Continued from Part 1 ,this is an extract of Mary Berry’s journals from 08 November 1805. Speaking of hundreds of children employed in the Cotton Mills and conditions inside Blantyre works, Mary writes of her visit that day,
“In the mean time all such care is taken of these children as perhaps in such a situation is possible. They have a building where the parish children and such as come to them from a distance are lodged, girls and boys separately; they have porridge of oatmeal at breakfast and supper, and broth and beef for dinner. They have a master to teach them to read and write, which is done after their work is over at night, and they are carried to church on a Sunday.
But what an idea of that religion must these poor souls have, which coops them up in a church for three hours to hear a (to them) unintelligible Scotch sermon, on the only day they are allowed the ‘common air and common use of their own limbs.’ Oh man, man, man ! what ugly things in detail are most of thy finest contrivances !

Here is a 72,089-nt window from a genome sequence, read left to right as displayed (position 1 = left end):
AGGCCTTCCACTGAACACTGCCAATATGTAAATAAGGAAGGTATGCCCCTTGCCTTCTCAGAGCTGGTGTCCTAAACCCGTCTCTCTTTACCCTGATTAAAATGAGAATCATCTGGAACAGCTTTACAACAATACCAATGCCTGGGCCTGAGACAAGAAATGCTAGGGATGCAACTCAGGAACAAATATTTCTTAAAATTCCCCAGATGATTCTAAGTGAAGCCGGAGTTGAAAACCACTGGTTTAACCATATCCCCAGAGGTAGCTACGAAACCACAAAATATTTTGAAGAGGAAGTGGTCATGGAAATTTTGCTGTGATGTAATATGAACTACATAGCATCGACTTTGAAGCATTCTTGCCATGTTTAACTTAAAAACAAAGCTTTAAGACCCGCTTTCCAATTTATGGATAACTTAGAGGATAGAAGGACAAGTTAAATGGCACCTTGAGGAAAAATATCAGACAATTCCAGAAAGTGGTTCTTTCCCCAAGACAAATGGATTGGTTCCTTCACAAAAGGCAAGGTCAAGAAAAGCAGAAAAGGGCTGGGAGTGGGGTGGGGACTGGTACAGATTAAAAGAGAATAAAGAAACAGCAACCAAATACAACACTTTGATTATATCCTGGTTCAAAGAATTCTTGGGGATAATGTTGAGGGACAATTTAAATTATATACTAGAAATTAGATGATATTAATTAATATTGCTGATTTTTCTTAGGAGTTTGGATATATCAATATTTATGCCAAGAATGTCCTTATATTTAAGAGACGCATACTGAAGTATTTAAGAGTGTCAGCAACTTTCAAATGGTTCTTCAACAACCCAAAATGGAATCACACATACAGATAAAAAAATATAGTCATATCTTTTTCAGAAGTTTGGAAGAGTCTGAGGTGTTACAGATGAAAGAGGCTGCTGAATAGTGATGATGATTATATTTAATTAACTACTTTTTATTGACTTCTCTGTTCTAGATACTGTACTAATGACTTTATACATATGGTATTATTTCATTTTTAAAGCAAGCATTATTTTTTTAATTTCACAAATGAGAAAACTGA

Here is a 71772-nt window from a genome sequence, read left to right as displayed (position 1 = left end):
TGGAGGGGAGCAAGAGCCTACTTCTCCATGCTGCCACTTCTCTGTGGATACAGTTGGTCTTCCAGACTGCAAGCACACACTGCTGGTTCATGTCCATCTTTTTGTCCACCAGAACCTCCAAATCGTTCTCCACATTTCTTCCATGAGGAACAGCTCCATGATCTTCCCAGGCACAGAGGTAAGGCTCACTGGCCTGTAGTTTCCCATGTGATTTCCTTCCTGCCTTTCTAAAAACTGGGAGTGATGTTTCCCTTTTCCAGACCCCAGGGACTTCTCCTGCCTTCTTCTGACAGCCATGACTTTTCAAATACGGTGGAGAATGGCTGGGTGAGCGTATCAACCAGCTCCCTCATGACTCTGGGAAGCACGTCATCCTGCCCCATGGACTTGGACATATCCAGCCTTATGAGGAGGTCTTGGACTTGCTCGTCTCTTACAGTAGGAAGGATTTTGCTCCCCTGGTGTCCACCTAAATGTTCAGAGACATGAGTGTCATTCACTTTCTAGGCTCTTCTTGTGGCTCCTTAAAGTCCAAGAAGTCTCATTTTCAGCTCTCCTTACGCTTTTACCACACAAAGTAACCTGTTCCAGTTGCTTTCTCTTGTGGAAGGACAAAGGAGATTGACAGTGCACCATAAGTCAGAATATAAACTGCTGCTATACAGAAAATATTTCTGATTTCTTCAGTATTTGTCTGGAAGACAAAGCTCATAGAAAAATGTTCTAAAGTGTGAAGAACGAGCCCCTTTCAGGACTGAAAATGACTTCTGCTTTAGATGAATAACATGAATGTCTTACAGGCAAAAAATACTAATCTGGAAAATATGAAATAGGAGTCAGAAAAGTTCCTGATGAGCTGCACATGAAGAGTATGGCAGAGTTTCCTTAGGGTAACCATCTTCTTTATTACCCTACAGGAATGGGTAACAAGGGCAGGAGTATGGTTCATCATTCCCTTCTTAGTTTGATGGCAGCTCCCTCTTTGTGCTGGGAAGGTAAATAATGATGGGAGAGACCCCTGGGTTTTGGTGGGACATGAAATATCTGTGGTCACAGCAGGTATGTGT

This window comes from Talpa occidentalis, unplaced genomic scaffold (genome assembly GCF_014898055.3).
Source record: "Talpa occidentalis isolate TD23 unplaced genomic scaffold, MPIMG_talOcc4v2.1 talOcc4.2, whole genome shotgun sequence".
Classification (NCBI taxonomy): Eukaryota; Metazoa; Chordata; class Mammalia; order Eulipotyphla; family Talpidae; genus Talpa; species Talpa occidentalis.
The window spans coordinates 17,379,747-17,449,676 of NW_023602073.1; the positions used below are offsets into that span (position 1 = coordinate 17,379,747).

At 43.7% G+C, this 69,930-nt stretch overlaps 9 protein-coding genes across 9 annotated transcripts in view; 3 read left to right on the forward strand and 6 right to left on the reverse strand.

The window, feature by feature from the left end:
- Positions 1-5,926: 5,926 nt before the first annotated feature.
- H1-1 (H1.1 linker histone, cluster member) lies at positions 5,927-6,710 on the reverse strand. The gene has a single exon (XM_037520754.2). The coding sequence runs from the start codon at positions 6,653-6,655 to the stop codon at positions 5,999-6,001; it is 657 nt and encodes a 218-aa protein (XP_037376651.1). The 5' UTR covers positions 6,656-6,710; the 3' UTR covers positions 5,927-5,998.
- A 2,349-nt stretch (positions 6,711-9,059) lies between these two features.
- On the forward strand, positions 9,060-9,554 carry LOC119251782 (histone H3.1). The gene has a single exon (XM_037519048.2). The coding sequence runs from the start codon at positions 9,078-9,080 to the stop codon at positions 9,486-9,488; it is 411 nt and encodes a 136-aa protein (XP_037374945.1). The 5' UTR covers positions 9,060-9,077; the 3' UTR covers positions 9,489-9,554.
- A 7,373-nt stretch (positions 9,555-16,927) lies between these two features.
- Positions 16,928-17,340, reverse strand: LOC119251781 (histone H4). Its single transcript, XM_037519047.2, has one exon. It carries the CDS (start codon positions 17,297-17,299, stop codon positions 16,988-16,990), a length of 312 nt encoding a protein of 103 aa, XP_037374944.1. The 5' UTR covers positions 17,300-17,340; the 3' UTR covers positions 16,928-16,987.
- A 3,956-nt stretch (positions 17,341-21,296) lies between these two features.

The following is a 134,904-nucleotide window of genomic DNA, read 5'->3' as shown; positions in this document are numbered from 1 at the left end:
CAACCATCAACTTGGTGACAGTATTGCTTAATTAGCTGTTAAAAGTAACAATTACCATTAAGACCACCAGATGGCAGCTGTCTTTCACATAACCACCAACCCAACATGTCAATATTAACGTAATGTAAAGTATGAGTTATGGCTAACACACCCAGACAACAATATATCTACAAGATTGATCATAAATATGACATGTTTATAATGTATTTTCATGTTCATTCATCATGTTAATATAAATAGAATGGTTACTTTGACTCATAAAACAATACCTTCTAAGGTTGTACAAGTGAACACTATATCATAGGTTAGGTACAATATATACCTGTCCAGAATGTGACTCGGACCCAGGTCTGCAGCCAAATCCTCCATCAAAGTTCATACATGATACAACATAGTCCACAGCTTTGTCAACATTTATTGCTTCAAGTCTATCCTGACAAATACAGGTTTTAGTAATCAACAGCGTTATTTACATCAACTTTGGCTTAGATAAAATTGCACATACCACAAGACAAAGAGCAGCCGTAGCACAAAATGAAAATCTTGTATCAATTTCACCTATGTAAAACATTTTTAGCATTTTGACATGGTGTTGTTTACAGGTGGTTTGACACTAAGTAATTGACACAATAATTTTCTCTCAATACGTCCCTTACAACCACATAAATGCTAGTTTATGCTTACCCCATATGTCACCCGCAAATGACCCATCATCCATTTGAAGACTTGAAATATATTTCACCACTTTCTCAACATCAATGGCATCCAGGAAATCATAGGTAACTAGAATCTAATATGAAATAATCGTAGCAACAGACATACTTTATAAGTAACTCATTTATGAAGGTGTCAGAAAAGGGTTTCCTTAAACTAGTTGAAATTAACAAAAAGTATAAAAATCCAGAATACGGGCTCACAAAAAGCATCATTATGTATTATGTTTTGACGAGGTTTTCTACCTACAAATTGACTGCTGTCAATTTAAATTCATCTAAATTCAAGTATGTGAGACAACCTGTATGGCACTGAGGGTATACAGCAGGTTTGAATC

The men and women are in general all at piecework. The carders and reelers —I mean those who attend the carding and reeling (for everything here is done by machinery), are all women ; they earn about ten shillings per week, the spinners from fifteen to sixteen shillings per week ; these too are almost all women, and have two children attending the particular machine that each belongs to.
The women and girls that are at weekly wages, such as those who tie up and sort the hanks of cotton thread when spun, receive from six to seven shillings per week. The men make from a guinea to two pounds per week. I cannot say that in general the women looked unhealthy ; they were for the most part young girls about and under twenty, and some of them good looking. Some, on the contrary, objects sadly disfigured by nature.
They all work, as in all manufactories, in large lofts, heated by a large tin tube of steam, going the whole length of the room, and giving any required degree of warmth ; it was today most oppressive, when joined to the smell of the cotton, of the oil of the machines, and of the people working them. This, however, might certainly be avoided considerably by letting in fresh air at the windows on both sides, all of which open, but which the overseer said they seldom used, and which were almost all shut to day, though the air was uncommonly mild without, and most oppressingly hot within.”
Pictured here in yet another exclusive new photo for Blantyre, is Blantyre Mills, in 1903 awaiting demolition.
From “Blantyre Explained” by Paul Veverka (c) 2016
With thanks to Jack Daniels for providing the journal entry.